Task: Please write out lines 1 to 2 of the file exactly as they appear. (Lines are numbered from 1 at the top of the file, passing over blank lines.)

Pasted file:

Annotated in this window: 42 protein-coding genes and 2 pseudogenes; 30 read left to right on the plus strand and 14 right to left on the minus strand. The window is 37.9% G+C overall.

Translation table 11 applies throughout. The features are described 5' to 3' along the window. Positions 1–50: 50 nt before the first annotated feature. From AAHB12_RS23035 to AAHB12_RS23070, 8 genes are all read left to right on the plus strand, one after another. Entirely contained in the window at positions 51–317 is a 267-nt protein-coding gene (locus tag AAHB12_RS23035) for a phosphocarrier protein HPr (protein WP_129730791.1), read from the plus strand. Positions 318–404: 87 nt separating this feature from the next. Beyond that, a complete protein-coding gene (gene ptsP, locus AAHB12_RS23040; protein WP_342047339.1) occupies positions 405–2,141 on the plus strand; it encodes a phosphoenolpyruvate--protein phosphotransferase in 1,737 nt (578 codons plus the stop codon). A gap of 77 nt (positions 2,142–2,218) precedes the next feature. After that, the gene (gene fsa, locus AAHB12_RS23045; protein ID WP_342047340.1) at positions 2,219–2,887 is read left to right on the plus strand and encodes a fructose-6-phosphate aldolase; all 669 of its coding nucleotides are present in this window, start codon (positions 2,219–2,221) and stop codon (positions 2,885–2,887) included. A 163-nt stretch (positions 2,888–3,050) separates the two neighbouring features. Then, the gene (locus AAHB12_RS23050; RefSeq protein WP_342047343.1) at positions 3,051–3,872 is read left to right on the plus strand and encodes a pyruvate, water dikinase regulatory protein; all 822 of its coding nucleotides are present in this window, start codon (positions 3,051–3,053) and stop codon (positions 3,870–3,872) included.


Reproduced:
Annotated in this window: 42 protein-coding genes and 2 pseudogenes; 30 read left to right on the plus strand and 14 right to left on the minus strand. The window is 37.9% G+C overall.

Translation table 11 applies throughout. The features are described 5' to 3' along the window. Positions 1–50: 50 nt before the first annotated feature. From AAHB12_RS23035 to AAHB12_RS23070, 8 genes are all read left to right on the plus strand, one after another. Entirely contained in the window at positions 51–317 is a 267-nt protein-coding gene (locus tag AAHB12_RS23035) for a phosphocarrier protein HPr (protein WP_129730791.1), read from the plus strand. Positions 318–404: 87 nt separating this feature from the next. Beyond that, a complete protein-coding gene (gene ptsP, locus AAHB12_RS23040; protein WP_342047339.1) occupies positions 405–2,141 on the plus strand; it encodes a phosphoenolpyruvate--protein phosphotransferase in 1,737 nt (578 codons plus the stop codon). A gap of 77 nt (positions 2,142–2,218) precedes the next feature. After that, the gene (gene fsa, locus AAHB12_RS23045; protein ID WP_342047340.1) at positions 2,219–2,887 is read left to right on the plus strand and encodes a fructose-6-phosphate aldolase; all 669 of its coding nucleotides are present in this window, start codon (positions 2,219–2,221) and stop codon (positions 2,885–2,887) included. A 163-nt stretch (positions 2,888–3,050) separates the two neighbouring features. Then, the gene (locus AAHB12_RS23050; RefSeq protein WP_342047343.1) at positions 3,051–3,872 is read left to right on the plus strand and encodes a pyruvate, water dikinase regulatory protein; all 822 of its coding nucleotides are present in this window, start codon (positions 3,051–3,053) and stop codon (positions 3,870–3,872) included.